Juan told UM News that Filipino United Methodists “received the statement from the bishops with joy. They are grateful to the leadership of the central conference for courageously taking a collective stand against the “colonial” intervention of the WCA. Some African delegates told UM News their real need was not for vaccines but for coronavirus test kits to meet travel and visa requirements to enter the United States.

A defense of good intentions

Wesleyan Covenant Association President Keith Boyette told UM News that his group’s intention is to ensure that General Conference can take place this year after being postponed twice due to the coronavirus pandemic. . The General Conference is scheduled for Aug. 29-Sept. 6 in Minneapolis, which means international delegates must meet U.S. entry requirements for coronavirus vaccinations and negative COVID-19 tests. General Conference organizers told UM News they have considered making vaccinations easier for all delegates, but so far have found “logistical, ethical, legal, medical and financial complexities that seem insurmountable.” .

Keith Boyette

One of the items on the agenda for the next General Conference is a plan to split the UMC called the “Protocol of Reconciliation and Grace through Separation”, negotiated independently by various groups, including the WCA in 2019. If passed, the protocol as it is known would provide $25 million in start-up funds over four years to a “traditionalist” denomination and an additional $2 million for other “expressions” of Methodism. The WCA considers itself the recipient of the designated portion for a traditionalist church, although the Protocol does not specify the WCA as the recipient and the details of such separation would have to be worked out by General Conference delegates.

Not a new conflict

This is not the first time that traditionalist United Methodist tactics have been all the rage. Some of the strong reaction to the vaccine offer can be traced to past experiences with the WCA and other conservative caucuses.

For example, on December 28, 2021, Hacking Christianity blogger Jeremy Smith reported a discrepancy between a recent comment by Thomas Lambrecht, vice-chairman of the conservative Good News caucus, and Lambrecht’s 2004 strategy for the organization.

Jeremy Smith

Smith posted a screenshot of a November 3, 2021 tweet by Good News Magazine of a quote from Lambrecht’s column: Emerge under Protocol, as well as the post-separation United Methodist Church, to be as strong and dynamic as possible, set up to succeed, rather than fail.

Calling Lambrecht’s quote “the biggest lie the WCA has ever told”, Smith wrote: “The above quote from the Reverend Thomas Lambrecht of the Good News movement – that traditionalists want the UMC to be ‘put in place to succeed, rather than fail” – stands in stark contrast to the 2004 strategy document that Reverend Lambrecht himself authored and which details why traditionalists should not leave behind a “strong” UMC. also provided the basis for their successful strategy in the 2019 General Conference, which backfired dramatically and would have run out of options for them had the coronavirus not occurred.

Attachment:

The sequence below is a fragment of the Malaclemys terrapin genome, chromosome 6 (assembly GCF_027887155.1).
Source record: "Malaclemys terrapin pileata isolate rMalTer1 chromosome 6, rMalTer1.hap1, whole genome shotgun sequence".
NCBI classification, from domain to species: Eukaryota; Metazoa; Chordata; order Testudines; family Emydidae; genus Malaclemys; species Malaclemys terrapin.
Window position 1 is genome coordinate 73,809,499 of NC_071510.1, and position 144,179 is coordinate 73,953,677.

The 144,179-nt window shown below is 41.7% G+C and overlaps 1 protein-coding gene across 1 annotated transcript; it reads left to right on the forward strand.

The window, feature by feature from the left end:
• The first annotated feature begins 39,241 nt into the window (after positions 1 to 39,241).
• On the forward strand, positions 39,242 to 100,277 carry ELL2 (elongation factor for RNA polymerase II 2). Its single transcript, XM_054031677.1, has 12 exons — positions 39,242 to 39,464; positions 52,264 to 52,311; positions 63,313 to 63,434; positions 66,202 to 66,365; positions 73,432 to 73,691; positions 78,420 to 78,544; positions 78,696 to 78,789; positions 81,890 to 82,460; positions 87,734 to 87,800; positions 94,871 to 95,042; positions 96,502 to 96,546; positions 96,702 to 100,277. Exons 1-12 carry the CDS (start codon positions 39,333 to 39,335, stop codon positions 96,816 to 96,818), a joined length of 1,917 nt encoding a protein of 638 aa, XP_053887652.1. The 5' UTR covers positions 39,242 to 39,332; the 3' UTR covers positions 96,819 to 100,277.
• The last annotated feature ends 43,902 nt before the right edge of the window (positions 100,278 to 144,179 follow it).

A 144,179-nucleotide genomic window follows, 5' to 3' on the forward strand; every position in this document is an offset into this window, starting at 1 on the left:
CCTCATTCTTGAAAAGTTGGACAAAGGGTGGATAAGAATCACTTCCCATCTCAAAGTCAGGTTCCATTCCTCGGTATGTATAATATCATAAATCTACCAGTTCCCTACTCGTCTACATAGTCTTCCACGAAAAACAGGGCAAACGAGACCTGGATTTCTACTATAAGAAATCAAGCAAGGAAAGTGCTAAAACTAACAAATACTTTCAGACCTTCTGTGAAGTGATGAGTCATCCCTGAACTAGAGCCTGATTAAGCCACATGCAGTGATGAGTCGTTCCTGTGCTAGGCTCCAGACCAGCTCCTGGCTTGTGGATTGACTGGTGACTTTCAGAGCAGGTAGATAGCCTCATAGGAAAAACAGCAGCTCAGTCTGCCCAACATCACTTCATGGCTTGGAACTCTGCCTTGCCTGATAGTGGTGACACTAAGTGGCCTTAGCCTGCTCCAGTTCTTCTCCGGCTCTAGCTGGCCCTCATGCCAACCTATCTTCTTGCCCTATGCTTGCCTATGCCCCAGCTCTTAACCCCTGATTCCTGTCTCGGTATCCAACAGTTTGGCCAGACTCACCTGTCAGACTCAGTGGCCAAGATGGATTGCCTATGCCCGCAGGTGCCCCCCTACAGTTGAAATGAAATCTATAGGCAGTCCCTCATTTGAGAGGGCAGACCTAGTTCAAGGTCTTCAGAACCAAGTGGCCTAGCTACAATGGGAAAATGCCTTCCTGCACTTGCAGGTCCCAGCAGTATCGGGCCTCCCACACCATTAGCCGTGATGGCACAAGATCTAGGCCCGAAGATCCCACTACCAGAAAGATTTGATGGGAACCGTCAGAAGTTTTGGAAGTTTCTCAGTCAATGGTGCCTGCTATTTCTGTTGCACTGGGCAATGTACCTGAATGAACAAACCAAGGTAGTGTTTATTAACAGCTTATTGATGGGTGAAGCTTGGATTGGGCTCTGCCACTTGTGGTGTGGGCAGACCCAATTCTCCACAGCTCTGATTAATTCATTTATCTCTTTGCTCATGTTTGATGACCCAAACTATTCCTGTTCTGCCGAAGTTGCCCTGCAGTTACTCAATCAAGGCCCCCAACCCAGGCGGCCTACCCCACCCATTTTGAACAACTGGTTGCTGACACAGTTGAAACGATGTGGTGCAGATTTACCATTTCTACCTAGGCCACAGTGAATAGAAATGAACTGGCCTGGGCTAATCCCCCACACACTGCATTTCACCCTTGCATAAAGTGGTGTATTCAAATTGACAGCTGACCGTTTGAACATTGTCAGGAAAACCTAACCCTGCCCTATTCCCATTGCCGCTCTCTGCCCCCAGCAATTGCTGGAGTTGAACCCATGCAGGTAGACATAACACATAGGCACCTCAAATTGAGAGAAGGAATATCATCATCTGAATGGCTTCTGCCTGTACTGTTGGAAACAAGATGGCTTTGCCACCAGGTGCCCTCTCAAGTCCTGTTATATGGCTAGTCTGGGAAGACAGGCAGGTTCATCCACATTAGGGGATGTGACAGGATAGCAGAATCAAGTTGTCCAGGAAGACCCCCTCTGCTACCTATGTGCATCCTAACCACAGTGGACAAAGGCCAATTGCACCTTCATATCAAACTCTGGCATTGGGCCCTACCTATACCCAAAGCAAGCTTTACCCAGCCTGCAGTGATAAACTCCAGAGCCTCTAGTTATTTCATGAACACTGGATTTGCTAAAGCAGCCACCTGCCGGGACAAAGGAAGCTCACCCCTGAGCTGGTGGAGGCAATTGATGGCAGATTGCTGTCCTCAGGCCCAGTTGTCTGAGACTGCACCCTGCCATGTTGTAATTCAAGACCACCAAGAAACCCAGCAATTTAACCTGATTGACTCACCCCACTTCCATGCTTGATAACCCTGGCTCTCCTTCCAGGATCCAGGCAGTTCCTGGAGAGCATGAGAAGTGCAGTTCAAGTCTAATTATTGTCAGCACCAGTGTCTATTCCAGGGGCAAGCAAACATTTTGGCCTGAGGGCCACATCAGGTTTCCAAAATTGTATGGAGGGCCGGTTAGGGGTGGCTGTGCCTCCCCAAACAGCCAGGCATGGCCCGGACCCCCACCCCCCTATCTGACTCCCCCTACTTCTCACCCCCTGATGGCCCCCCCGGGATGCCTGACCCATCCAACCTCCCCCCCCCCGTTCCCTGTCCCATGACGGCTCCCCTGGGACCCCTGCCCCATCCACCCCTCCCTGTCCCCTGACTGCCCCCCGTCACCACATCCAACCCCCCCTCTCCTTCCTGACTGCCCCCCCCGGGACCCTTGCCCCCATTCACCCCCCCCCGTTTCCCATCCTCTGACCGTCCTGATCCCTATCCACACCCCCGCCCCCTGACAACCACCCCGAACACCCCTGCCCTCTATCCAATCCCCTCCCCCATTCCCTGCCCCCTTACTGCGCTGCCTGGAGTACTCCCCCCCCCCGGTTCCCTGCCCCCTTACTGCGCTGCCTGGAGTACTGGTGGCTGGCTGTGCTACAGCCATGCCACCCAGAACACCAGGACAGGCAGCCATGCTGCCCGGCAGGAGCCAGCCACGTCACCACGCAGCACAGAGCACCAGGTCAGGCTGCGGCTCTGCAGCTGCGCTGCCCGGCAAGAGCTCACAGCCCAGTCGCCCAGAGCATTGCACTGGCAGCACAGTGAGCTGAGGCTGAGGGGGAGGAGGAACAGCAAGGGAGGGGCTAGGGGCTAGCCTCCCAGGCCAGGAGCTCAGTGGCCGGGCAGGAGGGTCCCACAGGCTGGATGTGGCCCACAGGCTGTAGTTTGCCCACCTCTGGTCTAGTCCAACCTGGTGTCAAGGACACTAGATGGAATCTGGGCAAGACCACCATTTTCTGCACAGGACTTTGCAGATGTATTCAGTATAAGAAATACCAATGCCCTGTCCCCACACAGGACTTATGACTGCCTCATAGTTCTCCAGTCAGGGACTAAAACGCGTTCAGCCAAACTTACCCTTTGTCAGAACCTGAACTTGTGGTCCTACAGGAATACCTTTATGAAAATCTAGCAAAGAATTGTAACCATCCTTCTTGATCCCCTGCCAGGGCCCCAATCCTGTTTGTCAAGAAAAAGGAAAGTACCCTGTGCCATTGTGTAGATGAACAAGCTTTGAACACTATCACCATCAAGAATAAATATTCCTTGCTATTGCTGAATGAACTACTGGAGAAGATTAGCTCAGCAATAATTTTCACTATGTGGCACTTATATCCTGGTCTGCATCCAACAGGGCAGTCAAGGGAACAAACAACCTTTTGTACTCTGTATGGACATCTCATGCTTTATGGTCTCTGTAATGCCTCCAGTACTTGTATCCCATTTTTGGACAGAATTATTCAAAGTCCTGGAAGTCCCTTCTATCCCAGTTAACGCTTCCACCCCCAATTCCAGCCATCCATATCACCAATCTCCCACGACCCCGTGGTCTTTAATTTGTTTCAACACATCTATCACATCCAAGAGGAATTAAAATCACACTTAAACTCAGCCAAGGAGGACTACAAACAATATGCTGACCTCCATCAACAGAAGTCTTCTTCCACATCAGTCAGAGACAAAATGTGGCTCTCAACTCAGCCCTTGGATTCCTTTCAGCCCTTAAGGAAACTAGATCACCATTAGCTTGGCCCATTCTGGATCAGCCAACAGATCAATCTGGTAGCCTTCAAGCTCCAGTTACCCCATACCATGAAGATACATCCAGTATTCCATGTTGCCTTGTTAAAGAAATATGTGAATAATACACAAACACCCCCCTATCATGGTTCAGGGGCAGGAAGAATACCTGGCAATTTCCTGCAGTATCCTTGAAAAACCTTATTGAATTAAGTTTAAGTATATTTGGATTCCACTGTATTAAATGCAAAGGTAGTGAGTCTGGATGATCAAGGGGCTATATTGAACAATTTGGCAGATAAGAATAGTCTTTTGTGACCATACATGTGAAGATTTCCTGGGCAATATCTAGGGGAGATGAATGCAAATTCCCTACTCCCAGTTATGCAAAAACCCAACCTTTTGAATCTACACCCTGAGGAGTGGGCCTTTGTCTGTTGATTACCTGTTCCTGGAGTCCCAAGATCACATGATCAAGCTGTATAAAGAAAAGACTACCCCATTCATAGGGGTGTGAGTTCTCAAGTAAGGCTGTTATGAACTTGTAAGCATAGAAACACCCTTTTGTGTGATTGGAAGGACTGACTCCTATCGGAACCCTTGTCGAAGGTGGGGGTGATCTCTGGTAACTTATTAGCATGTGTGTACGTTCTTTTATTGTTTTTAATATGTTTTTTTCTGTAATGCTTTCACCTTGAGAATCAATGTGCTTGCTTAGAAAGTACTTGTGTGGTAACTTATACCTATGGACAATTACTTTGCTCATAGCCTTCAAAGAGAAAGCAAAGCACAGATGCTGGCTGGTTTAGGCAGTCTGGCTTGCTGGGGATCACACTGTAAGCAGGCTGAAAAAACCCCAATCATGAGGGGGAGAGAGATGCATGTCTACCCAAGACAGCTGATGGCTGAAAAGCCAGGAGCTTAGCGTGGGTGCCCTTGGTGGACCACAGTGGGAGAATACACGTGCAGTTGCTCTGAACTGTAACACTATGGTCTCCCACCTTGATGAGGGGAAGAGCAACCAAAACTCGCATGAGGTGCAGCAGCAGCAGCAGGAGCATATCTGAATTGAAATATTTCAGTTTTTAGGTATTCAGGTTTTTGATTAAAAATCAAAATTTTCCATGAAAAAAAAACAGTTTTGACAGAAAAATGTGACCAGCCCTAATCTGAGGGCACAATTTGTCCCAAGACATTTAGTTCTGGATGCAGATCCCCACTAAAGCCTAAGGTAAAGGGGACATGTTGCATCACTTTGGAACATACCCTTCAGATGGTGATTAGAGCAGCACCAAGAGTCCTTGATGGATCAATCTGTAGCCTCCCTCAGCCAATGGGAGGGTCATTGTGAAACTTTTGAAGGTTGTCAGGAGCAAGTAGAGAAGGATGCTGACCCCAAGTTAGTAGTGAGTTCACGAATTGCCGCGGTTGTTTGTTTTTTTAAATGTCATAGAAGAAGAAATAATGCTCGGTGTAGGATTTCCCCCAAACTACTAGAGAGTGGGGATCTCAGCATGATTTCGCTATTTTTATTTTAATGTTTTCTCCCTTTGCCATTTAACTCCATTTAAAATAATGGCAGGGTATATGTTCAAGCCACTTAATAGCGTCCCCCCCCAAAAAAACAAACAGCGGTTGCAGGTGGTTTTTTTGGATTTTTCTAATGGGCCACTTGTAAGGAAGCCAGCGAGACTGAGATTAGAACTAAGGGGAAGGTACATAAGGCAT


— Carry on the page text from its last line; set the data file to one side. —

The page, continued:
In addition, over the past two decades, conservative caucuses have held “orientation sessions” for international delegates in private locations before General Conference. Participants in one such session held before the 2019 Special General Conference, who spoke on condition of anonymity for fear of reprisals at home, said they received instructions not only on the use of electronic voting devices , but also specifically on how to vote on legislation.

At the 2008 General Conference in Fort Worth, Texas, a coalition including conservative caucuses Good News, the Confessing Movement, and the Institute on Religion and Democracy purchased cellphones for international delegates. The coalition claimed the phones were for international delegates to “call home,” but furious US and European delegates claimed the phones were meant to communicate instructions on how to vote on legislation. In response, delegates at the Fort Worth conclave approved a ban on the use of “electronic devices” inside the conference voting bar.

General Conference organizers must decide by mid-March whether to go ahead with this year’s legislature, based on the criteria it adopted last fall. Thanks to this latest episode, no one can guess what will happen until then.

Cynthia B. Astle is a veteran journalist who has covered The United Methodist Church worldwide at all levels for more than 30 years. She is editor-in-chief of United Methodist Overviewan online journal she founded in 2011.